I am perfectly aware that morality, as any other human endeavor, is imperfect, filled with personal and cultural biases and preferences. This doesn’t make it any less profound or legitimate than the so-called objective standards promoted by religious prophets and sacred texts; in fact, I think that recognizing the fact that morality is to some degree fluid and subject to improvement has led to many of the rights and standards we value so highly today.

You admit that morality is a “human invention,” but you say that it can change for the “better,” is subject to “improvement,” and can be “imperfect.” Better and improved and less than perfect according to what standard? You cannot move toward, or run afoul of, a position unless that position first exists to be approached.

If morality is just a human invention, then morality is just whatever happens to be defined by the humans in any given place and time. There would be no higher morality than that, only different morality. You could only say that your 21st Century Western morality is better out of a sense of chronological snobbery.

To say that the Hebrews, Romans, or Huns had not arrived at the “rights and standards we value” is to say one of two things: Either it says that each living individual or culture is the standard by which history is measured, which means that you shall be found wanting by your descendents even if they are little barbarians; or it is to say that at the time of these societies there was a fixed standard that lay wholly outside of humanity — indeed, outside of time — to which these persons failed to measure up.

You are faced with either affirming a transcendent moral principle, thus negating pure materialism, or you must admit that your own moral standards and sensibilities distill to arbitrary ethical preferences that compete with the preferences of other cultural groups and are only different, not better in any real sense. Your moral intuitions that have you horrified by certain behaviors are either shadows of a true divine Form (to use Plato’s model), or they are nothing more than fashionable moral reactions (like my wife’s “horror” at seeing white shoes after Labor Day). The fact that you feel so strongly about your moral positions and think of them as being so “sane” and modern does absolutely no philosophical work toward raising them above mere subjectivism.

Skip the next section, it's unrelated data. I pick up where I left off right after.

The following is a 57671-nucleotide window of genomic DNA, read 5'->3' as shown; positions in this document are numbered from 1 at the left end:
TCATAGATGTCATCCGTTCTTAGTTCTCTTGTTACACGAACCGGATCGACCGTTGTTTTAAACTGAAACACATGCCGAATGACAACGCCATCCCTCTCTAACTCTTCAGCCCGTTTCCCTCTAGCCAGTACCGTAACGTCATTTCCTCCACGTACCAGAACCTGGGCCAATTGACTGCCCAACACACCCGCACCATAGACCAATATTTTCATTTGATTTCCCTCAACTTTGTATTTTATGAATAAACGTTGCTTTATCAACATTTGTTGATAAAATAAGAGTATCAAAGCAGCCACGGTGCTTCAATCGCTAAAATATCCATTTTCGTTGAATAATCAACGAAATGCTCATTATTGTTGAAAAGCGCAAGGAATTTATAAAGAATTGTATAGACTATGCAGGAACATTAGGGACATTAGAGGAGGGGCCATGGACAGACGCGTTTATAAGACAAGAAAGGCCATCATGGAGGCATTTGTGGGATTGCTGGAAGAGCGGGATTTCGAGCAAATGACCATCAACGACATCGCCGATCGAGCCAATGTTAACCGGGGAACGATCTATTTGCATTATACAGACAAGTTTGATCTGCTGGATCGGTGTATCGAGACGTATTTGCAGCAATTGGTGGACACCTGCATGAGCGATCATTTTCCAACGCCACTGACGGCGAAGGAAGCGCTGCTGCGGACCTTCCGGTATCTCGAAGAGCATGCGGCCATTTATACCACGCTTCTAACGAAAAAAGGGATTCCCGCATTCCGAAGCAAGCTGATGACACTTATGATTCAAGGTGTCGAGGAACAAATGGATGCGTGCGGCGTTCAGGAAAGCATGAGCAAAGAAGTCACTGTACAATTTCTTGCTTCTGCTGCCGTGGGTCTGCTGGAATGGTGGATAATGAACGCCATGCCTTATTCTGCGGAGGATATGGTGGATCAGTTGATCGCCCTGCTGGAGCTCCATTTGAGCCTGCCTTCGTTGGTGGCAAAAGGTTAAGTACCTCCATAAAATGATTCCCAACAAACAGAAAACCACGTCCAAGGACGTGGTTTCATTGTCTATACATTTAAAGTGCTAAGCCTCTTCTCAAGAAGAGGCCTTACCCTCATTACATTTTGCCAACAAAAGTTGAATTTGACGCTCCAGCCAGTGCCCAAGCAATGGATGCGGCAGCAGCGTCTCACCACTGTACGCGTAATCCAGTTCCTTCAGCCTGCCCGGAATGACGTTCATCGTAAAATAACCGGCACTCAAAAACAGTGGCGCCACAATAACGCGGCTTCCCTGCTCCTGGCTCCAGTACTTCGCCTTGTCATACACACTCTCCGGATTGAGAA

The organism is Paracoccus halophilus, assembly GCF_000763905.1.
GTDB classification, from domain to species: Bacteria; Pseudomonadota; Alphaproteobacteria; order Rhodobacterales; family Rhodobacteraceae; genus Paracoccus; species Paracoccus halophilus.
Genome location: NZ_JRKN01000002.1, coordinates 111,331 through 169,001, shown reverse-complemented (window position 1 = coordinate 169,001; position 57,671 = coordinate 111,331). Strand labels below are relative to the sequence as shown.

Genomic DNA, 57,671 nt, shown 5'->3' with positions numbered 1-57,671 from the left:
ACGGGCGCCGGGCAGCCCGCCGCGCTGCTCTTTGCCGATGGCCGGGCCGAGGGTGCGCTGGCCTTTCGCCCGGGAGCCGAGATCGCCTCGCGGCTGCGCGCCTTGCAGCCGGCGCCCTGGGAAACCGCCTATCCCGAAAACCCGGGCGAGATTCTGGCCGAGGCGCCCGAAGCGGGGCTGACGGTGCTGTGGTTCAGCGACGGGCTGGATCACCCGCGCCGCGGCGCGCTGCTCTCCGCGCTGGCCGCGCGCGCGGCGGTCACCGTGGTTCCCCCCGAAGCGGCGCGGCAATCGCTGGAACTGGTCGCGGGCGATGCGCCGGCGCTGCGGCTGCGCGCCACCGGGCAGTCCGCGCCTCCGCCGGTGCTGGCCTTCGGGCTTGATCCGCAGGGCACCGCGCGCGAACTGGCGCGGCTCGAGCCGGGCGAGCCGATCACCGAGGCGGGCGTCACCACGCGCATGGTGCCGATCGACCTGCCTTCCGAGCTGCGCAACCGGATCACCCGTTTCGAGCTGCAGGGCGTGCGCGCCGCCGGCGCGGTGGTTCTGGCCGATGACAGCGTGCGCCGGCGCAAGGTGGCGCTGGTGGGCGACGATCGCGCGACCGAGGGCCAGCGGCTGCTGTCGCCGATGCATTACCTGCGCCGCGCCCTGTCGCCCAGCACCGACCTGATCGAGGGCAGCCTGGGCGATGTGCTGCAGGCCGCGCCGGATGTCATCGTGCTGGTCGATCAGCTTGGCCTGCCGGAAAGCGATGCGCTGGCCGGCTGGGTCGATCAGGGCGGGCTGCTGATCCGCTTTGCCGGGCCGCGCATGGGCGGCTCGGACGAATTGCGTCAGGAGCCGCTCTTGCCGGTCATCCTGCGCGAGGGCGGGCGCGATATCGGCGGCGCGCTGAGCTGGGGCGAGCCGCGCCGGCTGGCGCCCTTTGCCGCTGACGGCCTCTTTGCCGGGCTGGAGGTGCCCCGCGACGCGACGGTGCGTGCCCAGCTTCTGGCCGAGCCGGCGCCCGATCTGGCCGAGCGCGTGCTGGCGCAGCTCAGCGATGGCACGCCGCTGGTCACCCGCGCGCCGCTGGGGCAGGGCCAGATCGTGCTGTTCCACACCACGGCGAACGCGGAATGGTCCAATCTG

That being said, it is difficult to know how to take any of your moral assessments of the Bible or any other issue. If you are merely emoting, then there is nothing further to discuss unless I choose to volley with my own feelings. But to unpack the theological issues that you raise against the Bible would require us to first share some common ground of understanding regarding morality, not to mention the concept of a God who has dominion over, and purposes for, humanity. Such things are complex and nuanced (would you expect a God to be otherwise?), and so long as one has a misty and minimalistic view of ethics and God’s sovereignty then one will have no comprehension or sympathy for anything I have to say.

In any case, I would certainly not concede a relativistic view of God’s moral will, as you have either received or perceived from other Christians willing to entertain your complaints. Perhaps I can hint at the common limitations of thinking in this area by pointing out that we have different expectations for our children vs. other people’s children, our children at school vs. at home, and our children as youths vs. as adults, even while our overall values and objectives remain constant.

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The dialog continues, but as you might expect, this person is not moved by the argument; as he essentially refuses to recognize my point, or comment further upon it, and instead merely takes offense that I consider him too "morally and intellectually deficient" to respond to. He simply wants to sit in my tree and complain about my apples without need of acknowledgement that he must trespass to do so.